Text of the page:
AFP/Dar es Salaam
Tanzania on Sunday held local government elections, viewed as a test case ahead of national polls next year, with the main opposition party boycotting citing violence and intimidation.
The long-ruling Chama Cha Mapinduzi (CCM) party of President John Magufuli is therefore set to sweep the board.
The nationwide polls, with over 19 million registered voters, elect the lowest rung of local government leaders.
The posts, for the chair of villages and streets, are critical for organising public meetings and mobilising grass-root support campaigning.
They hold considerable power; for instance, old people in Tanzania do not pay for medical services, but need to have the endorsement from a local leader to access it.
Chadema, the main opposition party, said in November it would not be taking part because its candidates are too fearful, or were disqualified from running by stringent rules they say were used to block them.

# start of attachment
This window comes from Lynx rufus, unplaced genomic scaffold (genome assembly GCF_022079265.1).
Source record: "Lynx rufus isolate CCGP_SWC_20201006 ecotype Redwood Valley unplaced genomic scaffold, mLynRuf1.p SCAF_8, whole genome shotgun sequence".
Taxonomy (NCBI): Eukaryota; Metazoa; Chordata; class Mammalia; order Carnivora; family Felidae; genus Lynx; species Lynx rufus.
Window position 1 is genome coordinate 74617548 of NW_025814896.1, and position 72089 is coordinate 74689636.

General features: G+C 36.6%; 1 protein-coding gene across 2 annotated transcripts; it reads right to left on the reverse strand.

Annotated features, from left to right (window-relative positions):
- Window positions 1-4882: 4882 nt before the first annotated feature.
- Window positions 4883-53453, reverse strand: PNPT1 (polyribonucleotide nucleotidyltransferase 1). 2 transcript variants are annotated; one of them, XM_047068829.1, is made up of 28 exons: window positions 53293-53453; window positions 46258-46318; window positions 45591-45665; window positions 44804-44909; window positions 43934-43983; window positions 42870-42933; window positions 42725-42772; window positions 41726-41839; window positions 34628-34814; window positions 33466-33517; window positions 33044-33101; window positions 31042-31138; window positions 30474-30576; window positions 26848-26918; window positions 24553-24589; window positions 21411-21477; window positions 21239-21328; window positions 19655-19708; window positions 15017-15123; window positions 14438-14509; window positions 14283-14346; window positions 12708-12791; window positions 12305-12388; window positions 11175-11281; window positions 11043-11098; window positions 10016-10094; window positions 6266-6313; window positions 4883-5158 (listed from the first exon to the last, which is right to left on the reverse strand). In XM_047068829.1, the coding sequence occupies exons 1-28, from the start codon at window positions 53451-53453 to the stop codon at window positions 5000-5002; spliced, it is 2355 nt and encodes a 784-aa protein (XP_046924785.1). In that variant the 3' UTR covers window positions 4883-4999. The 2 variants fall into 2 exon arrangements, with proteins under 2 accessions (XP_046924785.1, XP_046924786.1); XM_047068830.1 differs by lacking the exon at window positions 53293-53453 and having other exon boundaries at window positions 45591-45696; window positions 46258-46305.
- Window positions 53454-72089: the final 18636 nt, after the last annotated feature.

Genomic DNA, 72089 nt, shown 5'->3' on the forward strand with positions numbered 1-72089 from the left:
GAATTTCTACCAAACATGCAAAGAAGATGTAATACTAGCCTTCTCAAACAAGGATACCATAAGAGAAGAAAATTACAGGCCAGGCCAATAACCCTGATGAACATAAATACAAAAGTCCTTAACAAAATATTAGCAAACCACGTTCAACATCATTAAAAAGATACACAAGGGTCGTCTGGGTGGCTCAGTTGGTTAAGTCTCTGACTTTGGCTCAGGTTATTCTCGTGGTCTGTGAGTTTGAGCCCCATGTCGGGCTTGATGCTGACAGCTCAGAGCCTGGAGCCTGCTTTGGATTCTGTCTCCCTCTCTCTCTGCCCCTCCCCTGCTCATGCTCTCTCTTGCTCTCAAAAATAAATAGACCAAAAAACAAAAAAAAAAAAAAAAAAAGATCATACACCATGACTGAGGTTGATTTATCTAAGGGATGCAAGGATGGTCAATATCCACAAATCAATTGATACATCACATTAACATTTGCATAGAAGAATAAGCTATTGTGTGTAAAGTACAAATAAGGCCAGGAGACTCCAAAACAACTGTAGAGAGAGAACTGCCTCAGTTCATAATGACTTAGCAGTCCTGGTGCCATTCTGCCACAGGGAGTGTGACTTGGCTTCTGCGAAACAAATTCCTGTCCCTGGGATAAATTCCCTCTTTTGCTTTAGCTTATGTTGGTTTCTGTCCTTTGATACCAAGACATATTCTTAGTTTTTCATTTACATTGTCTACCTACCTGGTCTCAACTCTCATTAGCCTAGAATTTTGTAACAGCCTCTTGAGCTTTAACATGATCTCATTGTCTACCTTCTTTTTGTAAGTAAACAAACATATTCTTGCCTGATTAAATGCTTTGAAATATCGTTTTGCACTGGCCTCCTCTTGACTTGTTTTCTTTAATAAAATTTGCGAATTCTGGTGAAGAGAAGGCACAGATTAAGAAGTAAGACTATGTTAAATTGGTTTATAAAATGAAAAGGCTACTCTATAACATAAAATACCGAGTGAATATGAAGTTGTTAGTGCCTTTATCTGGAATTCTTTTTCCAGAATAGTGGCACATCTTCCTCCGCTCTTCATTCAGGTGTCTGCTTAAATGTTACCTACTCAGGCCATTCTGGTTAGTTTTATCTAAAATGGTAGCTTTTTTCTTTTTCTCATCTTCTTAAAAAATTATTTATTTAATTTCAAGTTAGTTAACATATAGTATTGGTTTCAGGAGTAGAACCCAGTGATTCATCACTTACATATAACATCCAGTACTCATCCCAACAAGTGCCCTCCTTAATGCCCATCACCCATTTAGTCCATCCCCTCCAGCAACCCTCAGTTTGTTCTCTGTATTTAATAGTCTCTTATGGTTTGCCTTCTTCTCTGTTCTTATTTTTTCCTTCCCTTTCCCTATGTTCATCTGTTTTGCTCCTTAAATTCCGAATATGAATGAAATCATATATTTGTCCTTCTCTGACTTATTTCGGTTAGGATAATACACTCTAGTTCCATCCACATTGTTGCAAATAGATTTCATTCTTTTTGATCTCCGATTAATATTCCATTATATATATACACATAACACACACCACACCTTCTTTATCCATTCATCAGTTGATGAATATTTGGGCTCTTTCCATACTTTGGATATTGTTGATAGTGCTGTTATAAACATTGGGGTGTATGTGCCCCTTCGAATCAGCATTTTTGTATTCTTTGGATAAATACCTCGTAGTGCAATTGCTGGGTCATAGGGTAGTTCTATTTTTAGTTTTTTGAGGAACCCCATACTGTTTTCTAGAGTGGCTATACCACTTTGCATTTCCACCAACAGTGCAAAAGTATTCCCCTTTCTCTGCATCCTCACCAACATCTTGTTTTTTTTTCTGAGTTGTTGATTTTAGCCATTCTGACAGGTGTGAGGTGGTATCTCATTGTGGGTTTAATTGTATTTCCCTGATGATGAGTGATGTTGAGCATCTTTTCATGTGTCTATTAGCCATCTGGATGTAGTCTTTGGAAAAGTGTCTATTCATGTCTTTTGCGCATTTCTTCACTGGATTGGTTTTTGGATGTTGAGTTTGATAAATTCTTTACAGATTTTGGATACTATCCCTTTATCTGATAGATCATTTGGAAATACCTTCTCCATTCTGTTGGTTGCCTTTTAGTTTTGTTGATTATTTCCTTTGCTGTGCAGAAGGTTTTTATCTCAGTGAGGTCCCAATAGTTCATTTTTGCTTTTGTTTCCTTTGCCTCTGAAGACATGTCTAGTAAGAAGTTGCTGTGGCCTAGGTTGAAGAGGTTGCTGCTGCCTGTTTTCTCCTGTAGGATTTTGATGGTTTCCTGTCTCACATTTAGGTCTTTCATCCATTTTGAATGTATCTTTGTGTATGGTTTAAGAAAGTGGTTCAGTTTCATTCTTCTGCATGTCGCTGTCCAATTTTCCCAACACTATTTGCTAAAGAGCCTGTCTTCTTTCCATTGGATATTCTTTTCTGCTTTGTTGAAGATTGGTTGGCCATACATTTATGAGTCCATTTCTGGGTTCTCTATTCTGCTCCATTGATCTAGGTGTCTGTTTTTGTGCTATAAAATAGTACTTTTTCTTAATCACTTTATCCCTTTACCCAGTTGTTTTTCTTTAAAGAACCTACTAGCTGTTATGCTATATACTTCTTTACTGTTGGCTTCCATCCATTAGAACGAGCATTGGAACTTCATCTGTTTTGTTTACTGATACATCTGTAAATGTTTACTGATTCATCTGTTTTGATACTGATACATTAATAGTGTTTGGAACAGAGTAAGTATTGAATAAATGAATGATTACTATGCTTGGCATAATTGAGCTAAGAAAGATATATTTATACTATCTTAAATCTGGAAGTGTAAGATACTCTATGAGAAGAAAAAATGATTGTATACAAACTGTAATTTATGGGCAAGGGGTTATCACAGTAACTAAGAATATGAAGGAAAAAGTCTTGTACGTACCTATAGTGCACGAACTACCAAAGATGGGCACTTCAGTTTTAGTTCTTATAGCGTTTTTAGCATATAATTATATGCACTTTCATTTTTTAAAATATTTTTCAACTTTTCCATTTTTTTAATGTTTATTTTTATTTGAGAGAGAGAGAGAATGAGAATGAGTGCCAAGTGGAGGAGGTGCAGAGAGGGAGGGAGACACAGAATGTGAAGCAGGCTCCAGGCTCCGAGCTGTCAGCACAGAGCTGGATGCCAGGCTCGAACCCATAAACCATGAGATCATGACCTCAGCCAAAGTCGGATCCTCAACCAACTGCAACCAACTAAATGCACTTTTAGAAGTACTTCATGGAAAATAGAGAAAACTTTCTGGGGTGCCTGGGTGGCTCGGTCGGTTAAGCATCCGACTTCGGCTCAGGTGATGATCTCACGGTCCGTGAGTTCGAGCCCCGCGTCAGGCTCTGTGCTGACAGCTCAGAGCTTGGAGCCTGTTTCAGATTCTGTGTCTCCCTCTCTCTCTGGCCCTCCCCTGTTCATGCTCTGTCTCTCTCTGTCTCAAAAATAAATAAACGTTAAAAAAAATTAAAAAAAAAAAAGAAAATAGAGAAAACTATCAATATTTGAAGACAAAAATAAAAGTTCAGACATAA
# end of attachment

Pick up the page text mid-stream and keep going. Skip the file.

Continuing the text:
Five other smaller parties have also joined the boycott.
Chadema say their activists have been kidnapped and beaten, and at least one has blamed authorities for an attack in 2017, which saw him shot multiple times.
Several have disappeared and turned up murdered.
‘Our party believes it is wiser not to support such electoral cheating,’ Chadema president Freeman Mbowe said in November. ‘To continue to participate in elections of this kind is to legitimise illegality.’
In the economic capital Dar es Salaam, many poll centres were closed because the CCM candidate stood unopposed, and was therefore automatically elected, an AFP reporter said.
Three out of Tanzania's 26 mainland regions -- Katavi, Ruvuma and Tanga -- will not hold polls at all due to the opposition boycott.
In a few voting stations, candidates from small opposition parties are standing.
Rights groups say the intimidation of political opponents has escalated sharply under Magufuli, a strongman elected in 2015 whose administration has wielded wide-ranging laws to silence government critics.
Preliminary results are due Monday.
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